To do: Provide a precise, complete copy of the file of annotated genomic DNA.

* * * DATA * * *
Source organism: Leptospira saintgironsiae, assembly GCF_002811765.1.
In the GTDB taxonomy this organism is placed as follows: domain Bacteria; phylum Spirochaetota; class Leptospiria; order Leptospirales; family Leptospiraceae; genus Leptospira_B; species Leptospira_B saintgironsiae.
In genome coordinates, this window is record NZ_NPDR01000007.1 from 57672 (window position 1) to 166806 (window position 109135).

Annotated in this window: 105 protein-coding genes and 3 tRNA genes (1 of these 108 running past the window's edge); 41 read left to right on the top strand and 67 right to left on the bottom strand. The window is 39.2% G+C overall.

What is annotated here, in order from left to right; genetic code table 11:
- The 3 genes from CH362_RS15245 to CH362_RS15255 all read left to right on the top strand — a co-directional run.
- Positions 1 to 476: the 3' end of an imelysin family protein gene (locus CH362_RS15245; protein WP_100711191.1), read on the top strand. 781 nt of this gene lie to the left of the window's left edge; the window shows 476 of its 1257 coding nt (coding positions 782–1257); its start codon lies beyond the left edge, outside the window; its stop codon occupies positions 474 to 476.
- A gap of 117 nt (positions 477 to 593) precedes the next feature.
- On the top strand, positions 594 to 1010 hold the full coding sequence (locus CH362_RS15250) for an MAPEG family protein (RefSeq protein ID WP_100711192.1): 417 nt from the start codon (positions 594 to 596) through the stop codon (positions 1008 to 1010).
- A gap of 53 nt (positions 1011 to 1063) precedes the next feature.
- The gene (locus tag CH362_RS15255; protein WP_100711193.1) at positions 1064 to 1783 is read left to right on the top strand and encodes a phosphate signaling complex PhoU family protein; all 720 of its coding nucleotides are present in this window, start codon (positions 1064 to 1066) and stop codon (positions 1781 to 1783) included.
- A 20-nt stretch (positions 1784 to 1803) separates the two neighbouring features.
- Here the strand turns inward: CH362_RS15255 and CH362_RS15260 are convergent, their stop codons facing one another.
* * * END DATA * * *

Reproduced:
Source organism: Leptospira saintgironsiae, assembly GCF_002811765.1.
In the GTDB taxonomy this organism is placed as follows: domain Bacteria; phylum Spirochaetota; class Leptospiria; order Leptospirales; family Leptospiraceae; genus Leptospira_B; species Leptospira_B saintgironsiae.
In genome coordinates, this window is record NZ_NPDR01000007.1 from 57672 (window position 1) to 166806 (window position 109135).

Annotated in this window: 105 protein-coding genes and 3 tRNA genes (1 of these 108 running past the window's edge); 41 read left to right on the top strand and 67 right to left on the bottom strand. The window is 39.2% G+C overall.

What is annotated here, in order from left to right; genetic code table 11:
- The 3 genes from CH362_RS15245 to CH362_RS15255 all read left to right on the top strand — a co-directional run.
- Positions 1 to 476: the 3' end of an imelysin family protein gene (locus CH362_RS15245; protein WP_100711191.1), read on the top strand. 781 nt of this gene lie to the left of the window's left edge; the window shows 476 of its 1257 coding nt (coding positions 782–1257); its start codon lies beyond the left edge, outside the window; its stop codon occupies positions 474 to 476.
- A gap of 117 nt (positions 477 to 593) precedes the next feature.
- On the top strand, positions 594 to 1010 hold the full coding sequence (locus CH362_RS15250) for an MAPEG family protein (RefSeq protein ID WP_100711192.1): 417 nt from the start codon (positions 594 to 596) through the stop codon (positions 1008 to 1010).
- A gap of 53 nt (positions 1011 to 1063) precedes the next feature.
- The gene (locus tag CH362_RS15255; protein WP_100711193.1) at positions 1064 to 1783 is read left to right on the top strand and encodes a phosphate signaling complex PhoU family protein; all 720 of its coding nucleotides are present in this window, start codon (positions 1064 to 1066) and stop codon (positions 1781 to 1783) included.
- A 20-nt stretch (positions 1784 to 1803) separates the two neighbouring features.
- Here the strand turns inward: CH362_RS15255 and CH362_RS15260 are convergent, their stop codons facing one another.